Contact Lenses for Keratoconus- Current Practice
Marilita M. Moschos1, *, Eirini Nitoda1, Panagiotis Georgoudis2, Miltos Balidis3, Eleftherios Karageorgiadis3, Nikos Kozeis3
Identifiers and Pagination:Year: 2017
Issue: Suppl-1, M8
First Page: 241
Last Page: 251
Publisher ID: TOOPHTJ-11-241
Article History:Received Date: 14/02/2017
Revision Received Date: 29/04/2017
Acceptance Date: 13/06/2017
Electronic publication date: 31/07/2017
Collection year: 2017
open-access license: This is an open access article distributed under the terms of the Creative Commons Attribution 4.0 International Public License (CC-BY 4.0), a copy of which is available at: https://creativecommons.org/licenses/by/4.0/legalcode. This license permits unrestricted use, distribution, and reproduction in any medium, provided the original author and source are credited.
Keratoconus is a chronic, bilateral, usuallly asymmetrical, non-inflammatory, ectatic disorder, being characterized by progressive steepening, thinning and apical scarring of the cornea. Initially, the patient is asymptomatic, but the visual acuity gradually decreases, resulting in significant vision loss due to the development of irregular astigmatism, myopia, corneal thinning and scarring. The classic treatment of visual rehabilitation in keratoconus is based on spectacles and contact lenses (CLs).
To summarize the types of CLs used in the treatment of keratoconus. This is literature review of several important published articles focusing on the visual rehabilitation in keratoconus with CLs.
Gas permeable (GP) CLs have been found to achieve better best corrected visual acuity than spectacles, eliminating 3rd-order coma root-mean-square (RMS) error, 3rd-order RMS, and higher-order RMS. However, they have implicated in reduction of corneal basal epithelial cell and anterior stromal keratocyte densities. Soft CLs seem to provide greater comfort and lower cost, but the low oxygen permeability (if the lens is not a silicone hydrogel), and the inability to mask moderate to severe irregular astigmatism are the main disadvantages of them. On the other hand, scleral CLs ensure stable platforms, which eliminate high-order aberrations and provide good centration and visual acuity. Their main disadvantages include the difficulties in application and removal of these lenses along with corneal flattening and swelling.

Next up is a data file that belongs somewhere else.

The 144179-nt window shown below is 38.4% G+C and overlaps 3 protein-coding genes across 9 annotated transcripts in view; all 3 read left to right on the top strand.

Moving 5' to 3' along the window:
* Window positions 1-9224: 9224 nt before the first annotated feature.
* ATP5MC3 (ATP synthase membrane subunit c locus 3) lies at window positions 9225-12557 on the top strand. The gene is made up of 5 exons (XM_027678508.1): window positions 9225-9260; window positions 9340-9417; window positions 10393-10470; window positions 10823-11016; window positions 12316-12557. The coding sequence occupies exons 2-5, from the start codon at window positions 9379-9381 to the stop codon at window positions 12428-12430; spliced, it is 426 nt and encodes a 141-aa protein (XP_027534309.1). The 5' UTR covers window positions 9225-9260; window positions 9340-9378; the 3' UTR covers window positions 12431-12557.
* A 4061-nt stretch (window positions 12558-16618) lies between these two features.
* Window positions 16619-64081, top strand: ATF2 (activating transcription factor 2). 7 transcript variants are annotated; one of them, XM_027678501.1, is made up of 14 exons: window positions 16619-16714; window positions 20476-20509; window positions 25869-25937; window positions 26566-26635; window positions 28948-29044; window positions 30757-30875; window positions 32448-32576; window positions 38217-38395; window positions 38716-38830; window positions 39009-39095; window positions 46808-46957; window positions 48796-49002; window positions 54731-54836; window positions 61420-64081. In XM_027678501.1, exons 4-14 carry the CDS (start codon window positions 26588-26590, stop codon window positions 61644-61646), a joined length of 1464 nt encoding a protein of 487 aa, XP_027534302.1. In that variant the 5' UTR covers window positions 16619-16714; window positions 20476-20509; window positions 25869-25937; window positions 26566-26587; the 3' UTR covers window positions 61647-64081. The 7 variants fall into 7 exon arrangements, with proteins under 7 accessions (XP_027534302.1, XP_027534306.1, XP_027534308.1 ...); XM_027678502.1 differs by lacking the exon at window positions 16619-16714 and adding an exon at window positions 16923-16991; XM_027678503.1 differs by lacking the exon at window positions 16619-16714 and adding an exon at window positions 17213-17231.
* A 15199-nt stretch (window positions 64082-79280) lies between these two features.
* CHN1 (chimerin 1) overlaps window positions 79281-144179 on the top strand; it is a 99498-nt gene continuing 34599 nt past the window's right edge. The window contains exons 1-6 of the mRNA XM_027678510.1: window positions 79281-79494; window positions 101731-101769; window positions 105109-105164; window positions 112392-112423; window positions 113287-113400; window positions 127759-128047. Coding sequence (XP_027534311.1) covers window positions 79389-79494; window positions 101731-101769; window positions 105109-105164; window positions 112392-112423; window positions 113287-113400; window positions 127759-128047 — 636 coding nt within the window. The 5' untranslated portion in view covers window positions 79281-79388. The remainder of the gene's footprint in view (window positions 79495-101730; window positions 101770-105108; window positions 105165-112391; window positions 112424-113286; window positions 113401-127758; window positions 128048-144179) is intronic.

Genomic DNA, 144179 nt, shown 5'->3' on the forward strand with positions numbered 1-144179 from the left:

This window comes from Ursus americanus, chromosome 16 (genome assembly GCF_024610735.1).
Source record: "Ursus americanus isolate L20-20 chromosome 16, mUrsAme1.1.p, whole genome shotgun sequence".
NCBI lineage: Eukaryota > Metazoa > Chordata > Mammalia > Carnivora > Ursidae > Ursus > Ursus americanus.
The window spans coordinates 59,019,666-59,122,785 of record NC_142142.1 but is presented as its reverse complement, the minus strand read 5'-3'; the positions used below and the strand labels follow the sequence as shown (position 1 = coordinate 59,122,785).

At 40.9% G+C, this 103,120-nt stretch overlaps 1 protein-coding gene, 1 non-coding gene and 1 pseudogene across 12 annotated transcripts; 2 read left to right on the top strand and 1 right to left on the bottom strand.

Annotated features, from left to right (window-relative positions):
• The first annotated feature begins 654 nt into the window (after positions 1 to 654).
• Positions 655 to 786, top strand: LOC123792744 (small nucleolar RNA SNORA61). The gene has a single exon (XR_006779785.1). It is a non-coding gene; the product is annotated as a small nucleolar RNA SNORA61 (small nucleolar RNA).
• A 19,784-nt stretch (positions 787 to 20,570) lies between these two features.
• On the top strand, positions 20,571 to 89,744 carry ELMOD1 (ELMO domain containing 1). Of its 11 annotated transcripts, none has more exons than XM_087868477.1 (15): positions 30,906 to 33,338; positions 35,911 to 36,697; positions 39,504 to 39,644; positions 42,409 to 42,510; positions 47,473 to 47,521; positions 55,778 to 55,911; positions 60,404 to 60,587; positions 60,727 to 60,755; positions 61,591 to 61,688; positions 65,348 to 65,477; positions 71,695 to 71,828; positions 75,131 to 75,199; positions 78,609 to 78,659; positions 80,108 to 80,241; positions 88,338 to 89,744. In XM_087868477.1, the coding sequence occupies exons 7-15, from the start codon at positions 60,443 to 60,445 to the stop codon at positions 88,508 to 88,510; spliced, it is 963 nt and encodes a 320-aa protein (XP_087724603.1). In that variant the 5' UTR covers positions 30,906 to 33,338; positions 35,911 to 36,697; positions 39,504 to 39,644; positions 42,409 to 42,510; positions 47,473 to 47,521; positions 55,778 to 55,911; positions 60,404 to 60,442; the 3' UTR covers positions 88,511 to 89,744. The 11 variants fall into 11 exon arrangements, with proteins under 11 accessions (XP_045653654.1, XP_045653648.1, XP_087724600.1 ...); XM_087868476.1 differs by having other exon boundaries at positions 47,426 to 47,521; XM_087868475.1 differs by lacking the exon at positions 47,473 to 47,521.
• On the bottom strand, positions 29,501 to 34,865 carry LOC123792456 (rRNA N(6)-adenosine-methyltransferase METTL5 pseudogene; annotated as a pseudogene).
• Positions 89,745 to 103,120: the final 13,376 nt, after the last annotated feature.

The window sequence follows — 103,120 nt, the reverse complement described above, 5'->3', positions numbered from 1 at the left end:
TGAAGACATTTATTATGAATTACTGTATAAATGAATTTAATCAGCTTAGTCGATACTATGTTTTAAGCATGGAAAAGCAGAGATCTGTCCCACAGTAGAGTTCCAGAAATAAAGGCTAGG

The modern hybrid CLs are indicated in cases of poor centration, poor stability or intolerance with GP lenses. Finally, piggyback CL systems effectively ameliorate visual acuity, but they have been related to corneal neovascularization and giant papillary conjunctivitis.
CLs seem to rehabilitate visual performance, diminishing the power of the cylinder and the high-order aberrations. The final choice of CLs is based on their special features, the subsequent corneal changes and the patient’s needs.